I’ve been involved with CLT for nearly 20 years. I can go by my daughter’s age when she began her love of theater at the age of 3, performing in Joseph and the Technicolor Dreamcoat. Although I’ve been around theatre since approximately 8 years old. Primarily through my brother Richard Martin, who has always had a love of theatre and in the past owned a theater company called Stage Masters. Additionally, my mom, Doris Martin, was the owner of Drapeau’s Costume shop for much of my younger years! Theatre has always been a family thing.
What other roles do you fulfill at the theater?
I’ve fulfilled several roles at CLT including member of the board, executive producer and several production roles including costuming, props and set décor. One of my passions is in the area of costuming. I’ve had the opportunity to costume performances like Joseph and the Technicolor Dreamcoat, Hairspray, Chicago, Footloose and several other performances. It’s a lot of fun to watch the final piece of an actors character come to life with costuming.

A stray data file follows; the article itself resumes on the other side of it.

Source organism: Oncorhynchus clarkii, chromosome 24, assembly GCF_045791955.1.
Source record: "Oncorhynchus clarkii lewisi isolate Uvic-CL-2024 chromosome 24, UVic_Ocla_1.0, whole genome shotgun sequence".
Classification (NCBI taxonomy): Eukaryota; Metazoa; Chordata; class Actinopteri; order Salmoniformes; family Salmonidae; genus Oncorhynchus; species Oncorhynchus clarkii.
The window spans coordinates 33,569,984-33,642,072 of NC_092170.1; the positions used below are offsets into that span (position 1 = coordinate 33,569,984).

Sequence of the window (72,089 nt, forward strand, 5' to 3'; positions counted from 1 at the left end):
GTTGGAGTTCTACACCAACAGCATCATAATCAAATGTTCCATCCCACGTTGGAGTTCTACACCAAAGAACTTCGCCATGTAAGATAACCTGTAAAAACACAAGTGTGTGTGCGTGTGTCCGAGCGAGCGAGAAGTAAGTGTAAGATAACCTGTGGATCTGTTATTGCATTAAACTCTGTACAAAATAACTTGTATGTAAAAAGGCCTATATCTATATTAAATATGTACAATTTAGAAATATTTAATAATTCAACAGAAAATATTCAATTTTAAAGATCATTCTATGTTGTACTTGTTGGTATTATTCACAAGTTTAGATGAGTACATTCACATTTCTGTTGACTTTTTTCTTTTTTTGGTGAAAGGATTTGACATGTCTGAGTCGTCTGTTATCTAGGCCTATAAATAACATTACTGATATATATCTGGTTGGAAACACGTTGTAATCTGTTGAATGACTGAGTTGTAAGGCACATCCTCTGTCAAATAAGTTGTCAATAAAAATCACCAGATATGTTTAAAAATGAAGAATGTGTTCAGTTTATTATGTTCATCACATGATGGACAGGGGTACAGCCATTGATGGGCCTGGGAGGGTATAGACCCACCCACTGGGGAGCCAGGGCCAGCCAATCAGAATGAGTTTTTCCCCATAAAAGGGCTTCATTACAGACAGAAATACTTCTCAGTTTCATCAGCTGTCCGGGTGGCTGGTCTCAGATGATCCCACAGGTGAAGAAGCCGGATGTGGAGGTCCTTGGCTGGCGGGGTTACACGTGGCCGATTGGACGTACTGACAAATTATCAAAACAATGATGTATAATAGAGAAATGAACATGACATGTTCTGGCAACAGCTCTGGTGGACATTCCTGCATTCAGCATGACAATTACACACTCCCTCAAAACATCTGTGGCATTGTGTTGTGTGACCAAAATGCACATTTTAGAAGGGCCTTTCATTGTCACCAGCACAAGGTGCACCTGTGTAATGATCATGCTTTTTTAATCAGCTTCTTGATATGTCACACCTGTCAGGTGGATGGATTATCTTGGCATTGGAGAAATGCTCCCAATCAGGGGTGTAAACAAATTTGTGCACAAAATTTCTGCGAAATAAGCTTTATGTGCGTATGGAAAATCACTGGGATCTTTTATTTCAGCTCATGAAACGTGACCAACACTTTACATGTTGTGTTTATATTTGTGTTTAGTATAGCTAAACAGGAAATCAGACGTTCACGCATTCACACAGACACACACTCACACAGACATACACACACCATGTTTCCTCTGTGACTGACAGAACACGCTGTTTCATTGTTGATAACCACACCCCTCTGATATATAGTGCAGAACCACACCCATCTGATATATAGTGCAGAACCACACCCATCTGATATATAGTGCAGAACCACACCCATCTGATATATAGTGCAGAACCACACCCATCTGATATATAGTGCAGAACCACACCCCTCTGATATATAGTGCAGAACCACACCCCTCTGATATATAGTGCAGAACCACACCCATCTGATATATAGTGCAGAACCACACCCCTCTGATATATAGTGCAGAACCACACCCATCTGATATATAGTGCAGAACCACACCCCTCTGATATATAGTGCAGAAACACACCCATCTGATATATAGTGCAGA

What are some of the challenges you’ve had to face with being Executive Director?
I would like to see CLT be able to financially afford to have a full time executive director again, whether that would be me or a search for someone else. Community Little Theatre has such a rich history, not only as an organization, but through the thousands of volunteers who have made our performances come to life. Our building, while in need of much work, I believe has amazing potential. My greatest challenge is that CLT needs more time and attention on a daily basis to take all the ideas we have and continue to move them forward. We are less than 10 years into our 99 year lease with the City of auburn, so the future is ours to build! I just wish I had more time to help to continue to build CLT into the downtown Auburn arts icon that it is! That’s the hardest part of this role, as a volunteer, just simply not enough time to do everything I’d like to do! For now, many hands make light work.